If you ever get depressed or get caught up in negative thinking, , you need to read this!

This is truly an excellent method of working to accept and overcome the problems of depression. I have read some of the classic books on depression and cognitive therapy such as David Burns' "Feeling Good", and this is a much more comprehensive approach, based on the principles of cognitive therapy but with the addition of mindfulness. This approach is also good for people who aren't really clinically depressed but who get caught up in negative thinking patterns and low self esteem: "Why me?" "I'm a loser", "I'll never get ahead", etc... The book has a great cd with it to teach you exactly how to practice the mindfulness exercises. I hesitate to use the term meditation because people tend to start thinking things like "I can't meditate", "It's too hard", etc... By the time you read the book, you will understand that meditation is not hard at all, it's just a matter of doing it, and it can be done in as little as 3-5 minutes and still be worthwhile. It's not a matter of "contemplating your navel" but rather just learning to BE in the present moment, to watch one's thoughts arise and fall away, to slow down, to look at what is happening in one's body and in one's mind. Nothing at all difficult about it. You can do it. And you will find it worthwhile if you do it for a few weeks. I highly recommend this book to people suffering from depression. Another very good book for certain types of depression and anxiety that I highly recommend is "Emotional Blackmail" by Susan Forward, which helped me a great deal. One more book I will recommend not so much specifically for depression but because it teaches the value and technique of "mindfulness", is Jon Kabat-Zinn's "Wherever You Go, There You Are". The last thing I will say is that just reading any of these books is not enough! You MUST do the exercises and put mindfulness into practice! You will be glad you did!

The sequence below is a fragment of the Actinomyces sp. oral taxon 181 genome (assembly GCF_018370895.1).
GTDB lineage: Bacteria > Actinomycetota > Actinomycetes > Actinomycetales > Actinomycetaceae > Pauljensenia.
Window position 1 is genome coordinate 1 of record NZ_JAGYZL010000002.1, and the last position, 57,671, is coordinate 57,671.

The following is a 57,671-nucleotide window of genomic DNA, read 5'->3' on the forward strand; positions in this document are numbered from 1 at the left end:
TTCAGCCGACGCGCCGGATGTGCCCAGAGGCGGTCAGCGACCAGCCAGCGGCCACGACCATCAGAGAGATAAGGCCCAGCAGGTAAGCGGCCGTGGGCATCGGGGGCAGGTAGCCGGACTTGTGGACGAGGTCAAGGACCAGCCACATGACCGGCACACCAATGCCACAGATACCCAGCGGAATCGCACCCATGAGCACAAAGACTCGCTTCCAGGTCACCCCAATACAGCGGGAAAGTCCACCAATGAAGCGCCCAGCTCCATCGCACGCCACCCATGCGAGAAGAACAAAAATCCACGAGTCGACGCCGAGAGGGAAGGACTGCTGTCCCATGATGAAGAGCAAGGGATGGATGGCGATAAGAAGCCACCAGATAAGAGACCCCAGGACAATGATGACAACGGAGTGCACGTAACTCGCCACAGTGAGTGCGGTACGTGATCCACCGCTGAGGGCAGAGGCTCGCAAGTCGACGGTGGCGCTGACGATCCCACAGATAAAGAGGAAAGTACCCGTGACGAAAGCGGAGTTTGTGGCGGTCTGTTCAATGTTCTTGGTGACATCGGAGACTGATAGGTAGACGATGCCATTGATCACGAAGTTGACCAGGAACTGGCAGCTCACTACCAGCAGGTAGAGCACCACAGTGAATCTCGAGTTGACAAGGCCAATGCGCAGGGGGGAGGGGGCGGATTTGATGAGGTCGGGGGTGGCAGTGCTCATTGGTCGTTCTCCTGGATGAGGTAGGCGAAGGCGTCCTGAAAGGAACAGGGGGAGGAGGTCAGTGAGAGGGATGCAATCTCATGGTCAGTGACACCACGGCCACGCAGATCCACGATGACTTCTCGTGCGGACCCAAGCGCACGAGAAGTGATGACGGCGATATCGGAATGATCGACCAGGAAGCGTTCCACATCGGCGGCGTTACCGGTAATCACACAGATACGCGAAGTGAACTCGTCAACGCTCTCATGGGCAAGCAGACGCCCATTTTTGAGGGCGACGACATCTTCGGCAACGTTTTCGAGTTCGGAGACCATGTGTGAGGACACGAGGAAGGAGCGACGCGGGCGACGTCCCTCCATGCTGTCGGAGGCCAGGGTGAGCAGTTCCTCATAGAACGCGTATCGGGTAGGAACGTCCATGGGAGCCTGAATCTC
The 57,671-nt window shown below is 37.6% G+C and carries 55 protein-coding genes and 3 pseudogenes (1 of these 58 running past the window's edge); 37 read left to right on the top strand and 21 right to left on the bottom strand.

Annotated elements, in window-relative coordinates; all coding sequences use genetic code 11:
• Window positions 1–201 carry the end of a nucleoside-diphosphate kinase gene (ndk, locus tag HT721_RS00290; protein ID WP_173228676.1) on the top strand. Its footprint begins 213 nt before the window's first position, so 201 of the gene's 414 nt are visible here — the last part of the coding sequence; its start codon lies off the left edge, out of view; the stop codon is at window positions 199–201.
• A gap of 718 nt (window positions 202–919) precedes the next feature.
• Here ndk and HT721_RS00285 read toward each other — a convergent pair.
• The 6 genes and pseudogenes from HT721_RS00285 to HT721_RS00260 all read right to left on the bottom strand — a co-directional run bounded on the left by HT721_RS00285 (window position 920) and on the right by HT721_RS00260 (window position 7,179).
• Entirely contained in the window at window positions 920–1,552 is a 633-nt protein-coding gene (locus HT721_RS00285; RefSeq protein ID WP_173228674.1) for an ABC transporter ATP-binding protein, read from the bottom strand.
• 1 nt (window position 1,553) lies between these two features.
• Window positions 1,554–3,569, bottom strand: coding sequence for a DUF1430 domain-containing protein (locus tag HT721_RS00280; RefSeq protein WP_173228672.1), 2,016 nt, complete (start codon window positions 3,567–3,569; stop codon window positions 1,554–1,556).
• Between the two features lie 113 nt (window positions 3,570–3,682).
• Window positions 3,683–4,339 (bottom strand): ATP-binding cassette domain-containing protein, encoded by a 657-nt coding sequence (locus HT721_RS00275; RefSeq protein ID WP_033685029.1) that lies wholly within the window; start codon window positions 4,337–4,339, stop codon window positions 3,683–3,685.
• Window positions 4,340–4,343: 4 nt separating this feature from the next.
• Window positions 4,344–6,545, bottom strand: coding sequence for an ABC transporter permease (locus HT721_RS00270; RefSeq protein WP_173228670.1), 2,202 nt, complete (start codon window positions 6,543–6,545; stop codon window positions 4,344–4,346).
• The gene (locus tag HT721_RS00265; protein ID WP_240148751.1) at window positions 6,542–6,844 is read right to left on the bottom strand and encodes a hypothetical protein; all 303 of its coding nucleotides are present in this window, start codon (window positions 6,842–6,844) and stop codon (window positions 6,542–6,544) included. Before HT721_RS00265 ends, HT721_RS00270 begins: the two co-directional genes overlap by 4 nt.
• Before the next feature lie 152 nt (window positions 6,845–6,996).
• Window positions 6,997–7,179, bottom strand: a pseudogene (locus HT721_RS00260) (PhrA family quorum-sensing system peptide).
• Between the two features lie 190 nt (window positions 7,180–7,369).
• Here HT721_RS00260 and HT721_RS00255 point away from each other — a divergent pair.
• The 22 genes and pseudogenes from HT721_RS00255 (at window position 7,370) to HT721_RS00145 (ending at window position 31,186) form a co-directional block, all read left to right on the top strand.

Groundbreaking approach

This is a ground-breaking method in the treatment of depression by combining C.B.T. with Buddhist mindfulness practice. The descriptions and exercises for meditating have helped me to overcome my resistance(s) to practice. I also have discovered "moving meditation" that can be done with walking, swimming, whatever to reach a result that is even more enlightening than classic sitting meditation practice. I also realize from my past deep depressions that any practice seems hard because it is extremely difficult to overcome "inertia" and cut through the cognitive "fog" symptoms that accompany the disease. Hopefully, the moving meditation practice and some simple cognitive practices described here could be effective even under the duress of a full blown relapse. This book is also very well written and clearly readable.